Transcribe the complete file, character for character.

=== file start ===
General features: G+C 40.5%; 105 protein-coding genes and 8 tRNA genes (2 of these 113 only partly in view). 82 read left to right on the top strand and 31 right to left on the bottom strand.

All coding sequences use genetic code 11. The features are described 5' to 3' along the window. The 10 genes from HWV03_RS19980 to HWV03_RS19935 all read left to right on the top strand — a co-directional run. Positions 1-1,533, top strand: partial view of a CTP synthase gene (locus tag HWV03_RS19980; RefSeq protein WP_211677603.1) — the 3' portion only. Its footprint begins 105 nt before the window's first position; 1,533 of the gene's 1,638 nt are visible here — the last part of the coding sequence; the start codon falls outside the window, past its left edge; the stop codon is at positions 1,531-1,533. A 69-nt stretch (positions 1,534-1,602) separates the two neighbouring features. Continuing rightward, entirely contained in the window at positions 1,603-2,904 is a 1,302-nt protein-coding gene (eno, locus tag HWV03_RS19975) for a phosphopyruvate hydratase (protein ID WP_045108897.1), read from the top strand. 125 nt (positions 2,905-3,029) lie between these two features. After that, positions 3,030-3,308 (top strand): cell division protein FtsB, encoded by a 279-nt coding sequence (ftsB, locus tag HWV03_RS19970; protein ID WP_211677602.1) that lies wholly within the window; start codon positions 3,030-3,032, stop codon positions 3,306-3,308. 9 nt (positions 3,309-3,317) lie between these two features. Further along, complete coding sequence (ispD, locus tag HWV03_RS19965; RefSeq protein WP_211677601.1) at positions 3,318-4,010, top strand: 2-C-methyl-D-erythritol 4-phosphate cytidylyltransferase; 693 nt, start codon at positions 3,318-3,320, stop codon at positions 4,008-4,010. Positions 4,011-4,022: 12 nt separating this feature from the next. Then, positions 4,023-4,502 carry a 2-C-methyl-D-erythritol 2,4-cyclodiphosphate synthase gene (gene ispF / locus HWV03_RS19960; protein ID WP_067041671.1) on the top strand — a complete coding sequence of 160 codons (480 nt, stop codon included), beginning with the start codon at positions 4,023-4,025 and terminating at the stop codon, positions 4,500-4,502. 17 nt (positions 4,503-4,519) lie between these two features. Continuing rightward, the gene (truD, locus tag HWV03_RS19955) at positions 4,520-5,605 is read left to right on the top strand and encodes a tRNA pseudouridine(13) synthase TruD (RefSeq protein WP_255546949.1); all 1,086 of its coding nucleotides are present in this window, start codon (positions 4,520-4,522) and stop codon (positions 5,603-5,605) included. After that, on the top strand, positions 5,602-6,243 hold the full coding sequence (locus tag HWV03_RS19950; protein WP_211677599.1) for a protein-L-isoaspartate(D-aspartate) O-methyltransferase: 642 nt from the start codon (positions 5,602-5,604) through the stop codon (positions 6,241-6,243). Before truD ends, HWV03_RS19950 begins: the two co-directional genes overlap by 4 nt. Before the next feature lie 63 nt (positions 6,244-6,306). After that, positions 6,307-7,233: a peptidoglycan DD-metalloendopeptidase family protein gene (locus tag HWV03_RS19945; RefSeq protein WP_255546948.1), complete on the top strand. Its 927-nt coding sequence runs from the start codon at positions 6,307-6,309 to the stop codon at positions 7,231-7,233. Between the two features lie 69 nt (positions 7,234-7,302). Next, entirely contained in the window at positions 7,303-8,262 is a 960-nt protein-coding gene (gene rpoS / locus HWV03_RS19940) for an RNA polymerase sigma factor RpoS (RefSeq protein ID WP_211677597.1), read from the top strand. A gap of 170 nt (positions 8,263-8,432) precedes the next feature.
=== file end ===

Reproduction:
General features: G+C 40.5%; 105 protein-coding genes and 8 tRNA genes (2 of these 113 only partly in view). 82 read left to right on the top strand and 31 right to left on the bottom strand.

All coding sequences use genetic code 11. The features are described 5' to 3' along the window. The 10 genes from HWV03_RS19980 to HWV03_RS19935 all read left to right on the top strand — a co-directional run. Positions 1-1,533, top strand: partial view of a CTP synthase gene (locus tag HWV03_RS19980; RefSeq protein WP_211677603.1) — the 3' portion only. Its footprint begins 105 nt before the window's first position; 1,533 of the gene's 1,638 nt are visible here — the last part of the coding sequence; the start codon falls outside the window, past its left edge; the stop codon is at positions 1,531-1,533. A 69-nt stretch (positions 1,534-1,602) separates the two neighbouring features. Continuing rightward, entirely contained in the window at positions 1,603-2,904 is a 1,302-nt protein-coding gene (eno, locus tag HWV03_RS19975) for a phosphopyruvate hydratase (protein ID WP_045108897.1), read from the top strand. 125 nt (positions 2,905-3,029) lie between these two features. After that, positions 3,030-3,308 (top strand): cell division protein FtsB, encoded by a 279-nt coding sequence (ftsB, locus tag HWV03_RS19970; protein ID WP_211677602.1) that lies wholly within the window; start codon positions 3,030-3,032, stop codon positions 3,306-3,308. 9 nt (positions 3,309-3,317) lie between these two features. Further along, complete coding sequence (ispD, locus tag HWV03_RS19965; RefSeq protein WP_211677601.1) at positions 3,318-4,010, top strand: 2-C-methyl-D-erythritol 4-phosphate cytidylyltransferase; 693 nt, start codon at positions 3,318-3,320, stop codon at positions 4,008-4,010. Positions 4,011-4,022: 12 nt separating this feature from the next. Then, positions 4,023-4,502 carry a 2-C-methyl-D-erythritol 2,4-cyclodiphosphate synthase gene (gene ispF / locus HWV03_RS19960; protein ID WP_067041671.1) on the top strand — a complete coding sequence of 160 codons (480 nt, stop codon included), beginning with the start codon at positions 4,023-4,025 and terminating at the stop codon, positions 4,500-4,502. 17 nt (positions 4,503-4,519) lie between these two features. Continuing rightward, the gene (truD, locus tag HWV03_RS19955) at positions 4,520-5,605 is read left to right on the top strand and encodes a tRNA pseudouridine(13) synthase TruD (RefSeq protein WP_255546949.1); all 1,086 of its coding nucleotides are present in this window, start codon (positions 4,520-4,522) and stop codon (positions 5,603-5,605) included. After that, on the top strand, positions 5,602-6,243 hold the full coding sequence (locus tag HWV03_RS19950; protein WP_211677599.1) for a protein-L-isoaspartate(D-aspartate) O-methyltransferase: 642 nt from the start codon (positions 5,602-5,604) through the stop codon (positions 6,241-6,243). Before truD ends, HWV03_RS19950 begins: the two co-directional genes overlap by 4 nt. Before the next feature lie 63 nt (positions 6,244-6,306). After that, positions 6,307-7,233: a peptidoglycan DD-metalloendopeptidase family protein gene (locus tag HWV03_RS19945; RefSeq protein WP_255546948.1), complete on the top strand. Its 927-nt coding sequence runs from the start codon at positions 6,307-6,309 to the stop codon at positions 7,231-7,233. Between the two features lie 69 nt (positions 7,234-7,302). Next, entirely contained in the window at positions 7,303-8,262 is a 960-nt protein-coding gene (gene rpoS / locus HWV03_RS19940) for an RNA polymerase sigma factor RpoS (RefSeq protein ID WP_211677597.1), read from the top strand. A gap of 170 nt (positions 8,263-8,432) precedes the next feature.